The Economy during Recovery

 

Businesses are vulnerable to physical and economic damages caused by natural disasters. For example, the Myrtle Beach Area Chamber of Commerce estimates that a 20% decrease in hotel occupancy caused by a storm event could translate into an economic loss of over $7 million per day. Another study showed that a year after Superstorm Sandy, 39% of small businesses were operating at a loss and 86% of firms still needed recovery-related financing.

Our Leadership

 

Through research and outreach, the Southeast & Caribbean Disaster Recovery Partnership is identifying and communicating strategies for business involvement in disaster recovery planning and public-private partnerships in disaster recovery. SCDRP also supports resilience seminars for businesses to prepare themselves for a possible disaster.

 

WHO WE ARE

The Partnership is comprised of a wide variety of organizations and individuals, from government to businesses to nonprofits. Some work in disaster-specific fields, while others work in areas that overlap with recovery issues. The SCDRP is led by an Advisory Committee and staffed by the Director and a Research and Program Assistant.

BARBARA BISCHOF, PHD  Director

SCDRP ADVISORY BOARD

Lindy Betzhold, NOAA Office for Coastal Management

Mary Conley, The Nature Conservancy

Rick DeVoe, SC Sea Grant Consortium

James Green, Strategic BCP

Robert Haywood, FEMA

Debra Hernandez, SECOORA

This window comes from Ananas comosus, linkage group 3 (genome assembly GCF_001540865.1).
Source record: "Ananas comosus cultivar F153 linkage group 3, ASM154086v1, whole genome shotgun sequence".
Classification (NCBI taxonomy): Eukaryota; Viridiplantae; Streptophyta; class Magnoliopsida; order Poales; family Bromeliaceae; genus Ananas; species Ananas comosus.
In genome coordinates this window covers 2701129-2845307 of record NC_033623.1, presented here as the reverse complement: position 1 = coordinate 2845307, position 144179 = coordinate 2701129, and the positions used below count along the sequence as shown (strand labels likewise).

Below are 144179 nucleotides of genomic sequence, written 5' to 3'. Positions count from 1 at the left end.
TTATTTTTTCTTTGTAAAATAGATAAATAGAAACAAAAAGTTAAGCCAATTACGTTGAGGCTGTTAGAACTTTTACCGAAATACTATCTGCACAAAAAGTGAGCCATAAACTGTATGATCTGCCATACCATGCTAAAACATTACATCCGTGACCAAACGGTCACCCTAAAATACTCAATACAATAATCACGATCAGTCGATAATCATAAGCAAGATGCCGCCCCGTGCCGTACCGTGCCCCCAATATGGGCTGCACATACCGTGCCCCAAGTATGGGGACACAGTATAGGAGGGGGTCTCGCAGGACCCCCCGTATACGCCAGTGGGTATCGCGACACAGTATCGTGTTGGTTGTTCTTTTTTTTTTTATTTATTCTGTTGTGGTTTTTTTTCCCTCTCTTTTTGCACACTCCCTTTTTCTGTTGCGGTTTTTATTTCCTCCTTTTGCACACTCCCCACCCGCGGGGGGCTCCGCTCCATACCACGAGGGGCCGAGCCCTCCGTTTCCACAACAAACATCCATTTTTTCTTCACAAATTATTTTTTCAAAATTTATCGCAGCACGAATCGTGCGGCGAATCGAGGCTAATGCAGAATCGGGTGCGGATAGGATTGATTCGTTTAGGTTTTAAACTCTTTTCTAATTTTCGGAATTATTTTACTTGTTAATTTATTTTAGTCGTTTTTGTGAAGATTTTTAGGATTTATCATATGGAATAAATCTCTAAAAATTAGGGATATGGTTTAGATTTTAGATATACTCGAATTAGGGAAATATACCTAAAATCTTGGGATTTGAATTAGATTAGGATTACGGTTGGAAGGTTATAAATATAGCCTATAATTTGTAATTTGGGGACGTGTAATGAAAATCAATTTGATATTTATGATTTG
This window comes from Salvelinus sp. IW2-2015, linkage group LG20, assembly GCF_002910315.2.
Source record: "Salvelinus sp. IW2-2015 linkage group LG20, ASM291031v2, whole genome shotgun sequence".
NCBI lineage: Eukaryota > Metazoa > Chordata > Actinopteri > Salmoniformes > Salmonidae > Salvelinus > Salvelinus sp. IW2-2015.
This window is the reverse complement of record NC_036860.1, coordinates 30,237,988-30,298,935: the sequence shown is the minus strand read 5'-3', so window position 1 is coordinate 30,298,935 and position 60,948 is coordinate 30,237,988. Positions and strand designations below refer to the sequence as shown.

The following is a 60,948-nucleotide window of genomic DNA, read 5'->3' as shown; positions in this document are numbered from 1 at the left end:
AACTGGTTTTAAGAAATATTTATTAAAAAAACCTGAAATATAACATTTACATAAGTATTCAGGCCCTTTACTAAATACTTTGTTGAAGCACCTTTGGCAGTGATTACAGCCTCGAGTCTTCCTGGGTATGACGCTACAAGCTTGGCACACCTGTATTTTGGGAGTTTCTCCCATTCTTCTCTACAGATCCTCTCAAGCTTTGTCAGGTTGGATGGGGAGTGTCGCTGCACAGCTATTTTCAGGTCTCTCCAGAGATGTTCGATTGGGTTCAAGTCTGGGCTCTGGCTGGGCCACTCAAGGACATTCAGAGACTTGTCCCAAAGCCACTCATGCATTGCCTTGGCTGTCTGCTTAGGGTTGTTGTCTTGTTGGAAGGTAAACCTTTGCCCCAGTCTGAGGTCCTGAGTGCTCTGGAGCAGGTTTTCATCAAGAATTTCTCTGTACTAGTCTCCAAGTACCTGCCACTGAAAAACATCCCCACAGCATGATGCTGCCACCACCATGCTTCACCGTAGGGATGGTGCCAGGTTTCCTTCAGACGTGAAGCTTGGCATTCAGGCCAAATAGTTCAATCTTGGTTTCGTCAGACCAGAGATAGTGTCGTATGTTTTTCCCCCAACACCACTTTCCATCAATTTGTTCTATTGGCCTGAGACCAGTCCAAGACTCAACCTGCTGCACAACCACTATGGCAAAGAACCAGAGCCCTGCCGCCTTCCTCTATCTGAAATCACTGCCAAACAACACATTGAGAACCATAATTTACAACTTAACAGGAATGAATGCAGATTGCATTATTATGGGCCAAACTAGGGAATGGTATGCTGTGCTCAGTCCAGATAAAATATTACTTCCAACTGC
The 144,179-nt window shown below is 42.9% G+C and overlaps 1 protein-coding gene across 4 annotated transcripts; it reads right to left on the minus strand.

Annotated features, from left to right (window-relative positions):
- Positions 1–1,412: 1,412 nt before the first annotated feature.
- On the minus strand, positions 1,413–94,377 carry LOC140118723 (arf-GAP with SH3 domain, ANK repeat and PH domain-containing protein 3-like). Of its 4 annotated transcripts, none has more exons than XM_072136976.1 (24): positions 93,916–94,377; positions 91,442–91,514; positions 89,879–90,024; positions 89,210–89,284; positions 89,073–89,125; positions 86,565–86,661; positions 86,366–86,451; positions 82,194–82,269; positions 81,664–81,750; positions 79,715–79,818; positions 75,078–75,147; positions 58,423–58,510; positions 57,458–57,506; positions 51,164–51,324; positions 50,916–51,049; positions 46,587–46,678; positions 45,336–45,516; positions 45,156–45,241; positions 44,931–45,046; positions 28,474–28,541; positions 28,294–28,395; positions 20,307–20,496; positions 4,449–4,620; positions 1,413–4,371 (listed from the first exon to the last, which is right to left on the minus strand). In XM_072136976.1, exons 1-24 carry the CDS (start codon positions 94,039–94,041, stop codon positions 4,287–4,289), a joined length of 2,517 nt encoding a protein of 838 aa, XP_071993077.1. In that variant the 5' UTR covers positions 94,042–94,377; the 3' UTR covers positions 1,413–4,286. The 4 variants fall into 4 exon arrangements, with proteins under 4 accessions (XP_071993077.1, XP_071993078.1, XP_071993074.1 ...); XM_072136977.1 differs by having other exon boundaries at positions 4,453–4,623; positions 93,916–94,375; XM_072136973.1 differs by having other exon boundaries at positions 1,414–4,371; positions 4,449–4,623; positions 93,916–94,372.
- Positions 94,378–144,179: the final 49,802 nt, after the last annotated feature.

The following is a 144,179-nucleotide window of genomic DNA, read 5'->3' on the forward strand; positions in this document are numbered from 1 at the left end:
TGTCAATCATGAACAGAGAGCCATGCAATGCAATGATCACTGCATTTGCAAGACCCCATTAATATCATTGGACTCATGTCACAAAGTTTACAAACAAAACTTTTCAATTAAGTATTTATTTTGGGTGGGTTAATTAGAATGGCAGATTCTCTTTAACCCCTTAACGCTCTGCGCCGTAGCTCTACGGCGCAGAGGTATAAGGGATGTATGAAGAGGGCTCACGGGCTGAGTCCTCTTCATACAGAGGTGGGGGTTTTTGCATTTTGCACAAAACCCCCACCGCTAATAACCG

Jennifer Kline, Georgia Dept. of Natural Resources, Coastal Management Program

Amanda Martin, NC Office of Recovery & Resiliency

Gavin Smith, PhD, AICP, NC State University

Adam Stein, NOAA Ocean & Coastal Management

 

JOIN US

Want to make the Southeast more resilient?  We welcome interested individuals and organizations into the Partnership. There are no applications, fees, or commitments for membership. Our network includes federal, state and local governments, businesses, chambers of commerce, industry organizations, economic developers, and liaisons to the private sector, and nonprofits. Please contact us if you are interested in getting involved or simply staying up to date on our work. 

Funding for this project is provided by the National Oceanic and Atmospheric Administration (NOAA Award No. NA16NOS4730007) through the Coastal States Stewardship Foundation to the Southeast Coastal Ocean Observing Regional Association (SECOORA).